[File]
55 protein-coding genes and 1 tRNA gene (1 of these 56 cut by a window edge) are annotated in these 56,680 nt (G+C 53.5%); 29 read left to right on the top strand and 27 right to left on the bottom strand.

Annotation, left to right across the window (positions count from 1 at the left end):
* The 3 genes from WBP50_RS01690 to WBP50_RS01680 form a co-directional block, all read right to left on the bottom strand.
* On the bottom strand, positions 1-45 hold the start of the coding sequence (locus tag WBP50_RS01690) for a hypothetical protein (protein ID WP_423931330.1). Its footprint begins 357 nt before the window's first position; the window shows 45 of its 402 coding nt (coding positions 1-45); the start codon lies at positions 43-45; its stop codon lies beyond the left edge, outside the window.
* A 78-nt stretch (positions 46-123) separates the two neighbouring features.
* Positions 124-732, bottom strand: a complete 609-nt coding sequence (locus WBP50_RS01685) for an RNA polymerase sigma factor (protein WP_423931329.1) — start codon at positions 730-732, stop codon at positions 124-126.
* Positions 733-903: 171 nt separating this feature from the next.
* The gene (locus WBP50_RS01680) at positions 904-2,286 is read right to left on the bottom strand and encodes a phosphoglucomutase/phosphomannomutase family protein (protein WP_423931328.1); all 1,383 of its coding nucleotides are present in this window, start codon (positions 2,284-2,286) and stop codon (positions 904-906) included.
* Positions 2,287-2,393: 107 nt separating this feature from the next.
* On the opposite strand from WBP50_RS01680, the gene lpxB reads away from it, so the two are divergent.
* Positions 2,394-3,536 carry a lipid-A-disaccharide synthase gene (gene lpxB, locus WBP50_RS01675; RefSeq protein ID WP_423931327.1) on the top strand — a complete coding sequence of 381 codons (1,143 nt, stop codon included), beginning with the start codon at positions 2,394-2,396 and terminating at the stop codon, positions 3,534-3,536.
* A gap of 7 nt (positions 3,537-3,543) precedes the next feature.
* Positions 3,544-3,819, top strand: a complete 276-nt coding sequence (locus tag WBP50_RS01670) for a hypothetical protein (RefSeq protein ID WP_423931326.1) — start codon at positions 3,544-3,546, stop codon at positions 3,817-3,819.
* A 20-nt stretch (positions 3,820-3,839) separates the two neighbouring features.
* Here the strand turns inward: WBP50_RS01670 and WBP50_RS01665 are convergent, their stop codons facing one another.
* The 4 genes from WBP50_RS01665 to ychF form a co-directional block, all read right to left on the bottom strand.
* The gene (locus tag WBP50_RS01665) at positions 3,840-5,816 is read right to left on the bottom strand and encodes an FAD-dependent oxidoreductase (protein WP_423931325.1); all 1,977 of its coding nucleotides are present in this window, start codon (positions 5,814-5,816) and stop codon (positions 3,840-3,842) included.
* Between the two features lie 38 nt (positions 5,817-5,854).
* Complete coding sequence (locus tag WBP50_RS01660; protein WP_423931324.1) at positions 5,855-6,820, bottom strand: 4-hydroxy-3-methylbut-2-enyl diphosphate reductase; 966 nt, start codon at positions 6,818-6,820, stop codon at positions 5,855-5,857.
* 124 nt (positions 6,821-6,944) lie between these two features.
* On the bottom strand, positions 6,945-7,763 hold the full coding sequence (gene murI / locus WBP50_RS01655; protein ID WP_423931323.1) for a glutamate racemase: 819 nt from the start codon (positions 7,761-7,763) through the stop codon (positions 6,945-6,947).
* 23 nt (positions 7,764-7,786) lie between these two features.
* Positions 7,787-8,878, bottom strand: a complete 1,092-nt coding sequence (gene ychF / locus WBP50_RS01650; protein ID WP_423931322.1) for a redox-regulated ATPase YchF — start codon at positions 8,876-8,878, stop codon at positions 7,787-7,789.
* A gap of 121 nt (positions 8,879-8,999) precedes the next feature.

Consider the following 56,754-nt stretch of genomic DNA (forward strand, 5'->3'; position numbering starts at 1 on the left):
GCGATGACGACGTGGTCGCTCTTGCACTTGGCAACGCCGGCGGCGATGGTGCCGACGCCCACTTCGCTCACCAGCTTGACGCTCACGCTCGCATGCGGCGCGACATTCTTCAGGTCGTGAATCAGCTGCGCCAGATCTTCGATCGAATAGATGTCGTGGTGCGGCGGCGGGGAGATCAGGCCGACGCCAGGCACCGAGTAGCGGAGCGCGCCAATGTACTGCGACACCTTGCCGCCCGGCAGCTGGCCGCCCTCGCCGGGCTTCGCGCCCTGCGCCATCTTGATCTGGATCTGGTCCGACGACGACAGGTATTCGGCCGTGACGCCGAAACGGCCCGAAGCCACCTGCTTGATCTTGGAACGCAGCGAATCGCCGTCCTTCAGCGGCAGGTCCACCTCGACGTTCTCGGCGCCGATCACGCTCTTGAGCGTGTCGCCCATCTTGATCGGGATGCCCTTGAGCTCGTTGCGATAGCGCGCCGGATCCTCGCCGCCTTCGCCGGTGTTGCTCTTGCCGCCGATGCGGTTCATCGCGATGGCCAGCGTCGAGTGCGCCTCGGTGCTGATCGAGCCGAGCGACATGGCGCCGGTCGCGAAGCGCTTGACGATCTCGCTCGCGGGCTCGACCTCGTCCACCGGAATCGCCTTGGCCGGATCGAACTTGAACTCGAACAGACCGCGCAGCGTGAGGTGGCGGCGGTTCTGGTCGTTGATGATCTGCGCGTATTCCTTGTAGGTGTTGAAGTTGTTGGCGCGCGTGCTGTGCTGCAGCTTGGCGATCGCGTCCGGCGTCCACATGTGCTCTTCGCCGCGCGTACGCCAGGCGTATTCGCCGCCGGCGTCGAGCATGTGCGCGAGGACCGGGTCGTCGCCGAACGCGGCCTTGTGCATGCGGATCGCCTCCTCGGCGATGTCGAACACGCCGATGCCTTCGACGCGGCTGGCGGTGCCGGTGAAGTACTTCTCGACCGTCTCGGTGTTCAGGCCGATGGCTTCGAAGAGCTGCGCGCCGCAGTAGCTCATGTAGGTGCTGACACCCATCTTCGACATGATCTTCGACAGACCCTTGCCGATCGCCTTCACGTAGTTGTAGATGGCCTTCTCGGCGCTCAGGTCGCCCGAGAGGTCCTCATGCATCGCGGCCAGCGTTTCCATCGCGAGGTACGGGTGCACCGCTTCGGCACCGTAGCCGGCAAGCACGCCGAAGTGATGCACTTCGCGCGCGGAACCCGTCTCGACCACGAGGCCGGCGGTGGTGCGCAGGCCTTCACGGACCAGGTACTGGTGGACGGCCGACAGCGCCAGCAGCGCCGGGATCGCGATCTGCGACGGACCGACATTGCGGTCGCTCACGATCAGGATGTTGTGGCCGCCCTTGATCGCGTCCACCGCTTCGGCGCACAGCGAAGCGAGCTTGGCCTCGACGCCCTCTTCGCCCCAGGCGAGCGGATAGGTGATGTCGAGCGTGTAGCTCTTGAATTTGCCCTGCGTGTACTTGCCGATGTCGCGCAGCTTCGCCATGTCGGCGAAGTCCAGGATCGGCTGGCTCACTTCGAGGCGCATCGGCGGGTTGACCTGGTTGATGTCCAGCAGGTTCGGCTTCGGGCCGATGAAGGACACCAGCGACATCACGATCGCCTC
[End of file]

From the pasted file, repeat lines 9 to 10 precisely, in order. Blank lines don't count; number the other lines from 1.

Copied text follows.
* Positions 2,287-2,393: 107 nt separating this feature from the next.
* On the opposite strand from WBP50_RS01680, the gene lpxB reads away from it, so the two are divergent.